Moving Forward with Blended Learning
Image by Elf-Moondance from Pixabay
As we plan for a new school year, many adult educators are thinking about how to integrate blended learning – a mix of in-person and online instruction and learning – into their classes and programs, based on the lessons learned from remote instruction during COVID. Blended learning is ideal for our adult learners who have many family, work, and other obligations that often make 100% attendance in face-to-face classes difficult. Blended learning allows those learners the opportunity to continue their learning outside of class at times that are convenient for them, as well as support all learners with activities and resources that are available when the teacher is not there.
According to Catlin Tucker, "Blended learning is active, engaged learning online combined with active, engaged learning offline to give students more control over the time, place, pace, and path of their learning." You can learn more about Blended Learning: What It Is and What It Is Not in Catlin's article.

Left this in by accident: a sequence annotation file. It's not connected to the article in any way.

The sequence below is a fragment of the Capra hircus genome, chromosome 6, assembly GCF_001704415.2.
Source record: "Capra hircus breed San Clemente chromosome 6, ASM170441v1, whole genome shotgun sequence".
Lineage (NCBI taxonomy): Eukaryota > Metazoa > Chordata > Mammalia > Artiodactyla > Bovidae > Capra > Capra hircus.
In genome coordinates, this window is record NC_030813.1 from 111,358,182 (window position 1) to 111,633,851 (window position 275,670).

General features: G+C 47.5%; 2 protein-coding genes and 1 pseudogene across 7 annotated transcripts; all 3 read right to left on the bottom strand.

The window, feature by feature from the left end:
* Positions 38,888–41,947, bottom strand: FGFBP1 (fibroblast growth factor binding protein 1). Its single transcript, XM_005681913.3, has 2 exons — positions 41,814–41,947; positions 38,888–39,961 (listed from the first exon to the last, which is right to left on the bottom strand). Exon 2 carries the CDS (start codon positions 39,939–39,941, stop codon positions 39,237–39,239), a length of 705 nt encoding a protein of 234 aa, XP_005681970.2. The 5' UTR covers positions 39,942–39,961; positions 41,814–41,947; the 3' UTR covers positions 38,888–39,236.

As adult educators consider what to integrate into their instruction in the coming months that will help blend the learning, take a look at these articles from other educators with things to consider as we move forward:
Reimagining Education: What to Keep/What to Ditch - Keep: Student choice in learning, student voice, time to prototype edtech tools, risk-taking, relationship-building, learning management systems, and flexible professional development, and toss: computer rooms/labs, banning student devices in class, and keeping ideas to ourselves.
Digital Teaching Gains: What Will We Keep? - Design instruction with your most struggling students in mind, increase teacher clarity for each lesson and learning activity, design every lesson to be straight forward and accessible from home and from the classroom, create pre- and post-recorded videos for your instruction, and check in with students regularly about how to better support their learning.
Going back to school face-to-face: 10 Tips - Offer lots of choice, utilize tech in new ways, use daily agendas and model procedures, build in breaks, and take a number of steps to build a strong classroom community.
If you need help with blended learning at your agency, please contact us at email@example.com or call our office at 916-228-2580. We feel strongly that blended learning is the way to go – let us partner with you to make it happen!